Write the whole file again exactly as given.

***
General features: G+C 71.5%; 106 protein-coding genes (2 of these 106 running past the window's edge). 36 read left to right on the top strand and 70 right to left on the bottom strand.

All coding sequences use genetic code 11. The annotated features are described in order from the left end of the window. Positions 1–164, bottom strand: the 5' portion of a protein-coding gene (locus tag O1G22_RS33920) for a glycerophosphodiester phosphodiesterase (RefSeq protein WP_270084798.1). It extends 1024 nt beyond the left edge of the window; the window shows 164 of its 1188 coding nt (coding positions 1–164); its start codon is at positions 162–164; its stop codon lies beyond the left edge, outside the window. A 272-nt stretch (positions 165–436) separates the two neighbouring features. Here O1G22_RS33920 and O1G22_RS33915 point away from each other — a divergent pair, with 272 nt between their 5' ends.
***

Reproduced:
General features: G+C 71.5%; 106 protein-coding genes (2 of these 106 running past the window's edge). 36 read left to right on the top strand and 70 right to left on the bottom strand.

All coding sequences use genetic code 11. The annotated features are described in order from the left end of the window. Positions 1–164, bottom strand: the 5' portion of a protein-coding gene (locus tag O1G22_RS33920) for a glycerophosphodiester phosphodiesterase (RefSeq protein WP_270084798.1). It extends 1024 nt beyond the left edge of the window; the window shows 164 of its 1188 coding nt (coding positions 1–164); its start codon is at positions 162–164; its stop codon lies beyond the left edge, outside the window. A 272-nt stretch (positions 165–436) separates the two neighbouring features. Here O1G22_RS33920 and O1G22_RS33915 point away from each other — a divergent pair, with 272 nt between their 5' ends.